Students in the Sixth Form follow one of our flexible and powerful ‘Pathways’, enabling them to design a bespoke and personalised curriculum of either three or four A Levels selected from the thirty subjects we offer.
The flexibility and scope of the curriculum at St Helen’s offers a unique and bespoke Sixth Form experience. It also ensures that our pupils are able to study their subjects in the depth and detail required by linear A Levels, and receive the best possible preparation for Higher Education.
Amongst the A Level subjects currently offered at St Helen’s are: Art & Design (Fine Art), Biology, Business, Chemistry, Classical Civilisation, Classical Greek, Computer Science, Design & Technology (Product Design), Drama & Theatre, Economics, English Language, English Literature, French, Geography, German, History, History of Art, Italian, Japanese, Latin, Mandarin, Mathematics, Further Mathematics, Music, Physical Education, Physics, Politics, Psychology, Religious Studies, Spanish.
Our students choose to follow one of three pathways within the Sixth Form curriculum:
*Students who are undecided on their best choice of 3 A levels may commence 4 A levels and will be offered two opportunities during Year 12 where one of these A levels may be dropped and a student will switch to Pathway A.
We regard Pathway A as our ‘core offer’, as in almost all cases universities make offers based solely on the outcomes of three A Levels, and students who start three A Levels often find it highly advantageous to focus on maximising their achievement in three academic subjects. For students taking three A Level subjects within Pathway A, a wide choice of non-examined Academic Enhancement courses, taken in the Autumn and Spring Terms of Year 12, provides breadth and encourages the development of interest in subject areas beyond their core A Levels. Typically, Academic Enhancement courses include Sports Science, Child Psychology, Coding and Justice.
All students who start three A Level courses have the opportunity, through the EPQ, to complete a piece of extended research which enables them to broaden their studies beyond the A Level syllabi, or to engage more deeply with a specific area within an A Level subject. The EPQ qualification is an excellent way to develop independence of thought and scholarship, as well as to demonstrate perseverance and passion. Universities are increasingly giving their backing to the EPQ, and many are now making it a part of a more favourable offer. We have devised a year-long programme, led by a dedicated group of teachers, which will build the skills required for university study in general and will support girls in choosing, researching and developing their EPQ project.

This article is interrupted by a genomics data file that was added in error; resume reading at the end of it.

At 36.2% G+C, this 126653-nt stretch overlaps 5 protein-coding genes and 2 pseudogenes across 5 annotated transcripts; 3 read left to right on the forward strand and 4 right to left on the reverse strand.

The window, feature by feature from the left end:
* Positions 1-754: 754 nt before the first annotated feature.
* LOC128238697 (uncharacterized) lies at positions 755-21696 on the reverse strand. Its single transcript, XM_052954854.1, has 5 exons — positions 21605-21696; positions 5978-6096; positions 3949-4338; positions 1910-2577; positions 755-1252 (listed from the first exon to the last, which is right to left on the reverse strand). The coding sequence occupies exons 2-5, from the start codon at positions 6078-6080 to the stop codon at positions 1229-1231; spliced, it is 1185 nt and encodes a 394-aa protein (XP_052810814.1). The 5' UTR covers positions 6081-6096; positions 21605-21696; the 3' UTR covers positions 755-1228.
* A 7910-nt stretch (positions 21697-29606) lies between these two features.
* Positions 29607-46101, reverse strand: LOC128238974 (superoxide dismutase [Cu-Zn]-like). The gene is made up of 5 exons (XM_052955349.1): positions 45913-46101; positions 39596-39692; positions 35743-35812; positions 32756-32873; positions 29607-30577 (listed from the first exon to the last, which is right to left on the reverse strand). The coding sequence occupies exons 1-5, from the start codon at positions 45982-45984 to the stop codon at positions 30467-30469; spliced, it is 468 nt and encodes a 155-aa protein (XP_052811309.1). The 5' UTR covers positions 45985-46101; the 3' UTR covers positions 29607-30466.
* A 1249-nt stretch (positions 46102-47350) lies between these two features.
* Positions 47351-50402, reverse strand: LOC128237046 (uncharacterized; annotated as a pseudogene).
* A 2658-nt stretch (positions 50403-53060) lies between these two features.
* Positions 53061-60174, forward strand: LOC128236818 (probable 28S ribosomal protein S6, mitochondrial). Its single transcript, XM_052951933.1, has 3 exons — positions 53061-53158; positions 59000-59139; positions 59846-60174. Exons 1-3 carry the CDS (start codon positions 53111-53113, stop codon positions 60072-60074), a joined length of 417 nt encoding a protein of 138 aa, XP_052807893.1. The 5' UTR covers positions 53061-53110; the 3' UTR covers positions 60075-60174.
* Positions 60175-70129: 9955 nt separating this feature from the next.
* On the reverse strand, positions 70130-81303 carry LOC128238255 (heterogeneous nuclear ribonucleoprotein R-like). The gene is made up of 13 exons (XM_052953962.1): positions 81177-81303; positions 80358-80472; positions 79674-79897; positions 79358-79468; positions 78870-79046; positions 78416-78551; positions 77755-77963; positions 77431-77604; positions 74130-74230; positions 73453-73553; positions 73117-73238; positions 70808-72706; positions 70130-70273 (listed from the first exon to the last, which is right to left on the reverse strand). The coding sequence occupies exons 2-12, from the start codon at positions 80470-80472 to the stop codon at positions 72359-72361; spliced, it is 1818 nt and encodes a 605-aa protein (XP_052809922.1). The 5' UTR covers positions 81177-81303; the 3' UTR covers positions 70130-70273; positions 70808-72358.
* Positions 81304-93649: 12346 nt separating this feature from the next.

Whichever pathway they follow, all Sixth Form students follow our unique St Helen’s Programme, which comprises PE, the Sixth Form Lecture programme, PSHCE, ‘UniPrep’ and the Personal Impact Programme.
The Personal Impact Programme helps students to build the necessary confidence and skills to present themselves successfully in professional contexts in preparation for their applications to Higher Education and the world of work. Pupils are further supported in their preparation for Higher Education by UniPrep sessions, led by a subject specialist, which challenges pupils to engage with their chosen university subject well beyond the confines of the A Level syllabus and helps them to create a compelling application.
As well as the core skills programme and optional courses, all members of the Sixth Form participate in a lecture series which aims to broaden horizons and encourage debate and discussion on a wide range of topics. Physical Education is a compulsory part of a balanced Sixth Form curriculum which encourages students to adopt an active and healthy lifestyle.
The St Helen’s Portfolio records and celebrates the full and impressive range of skills, qualifications and co-curricular experiences of each girl throughout her time in the Sixth Form. In addition, the Portfolio recognises the skills acquired through participation in national schemes such as Young Enterprise or the Duke of Edinburgh’s Award Scheme; through the students’ appointments to positions of responsibility; through their contribution to sports teams, music ensembles, CCF, societies and clubs at school; and through their involvement in community service and charitable work.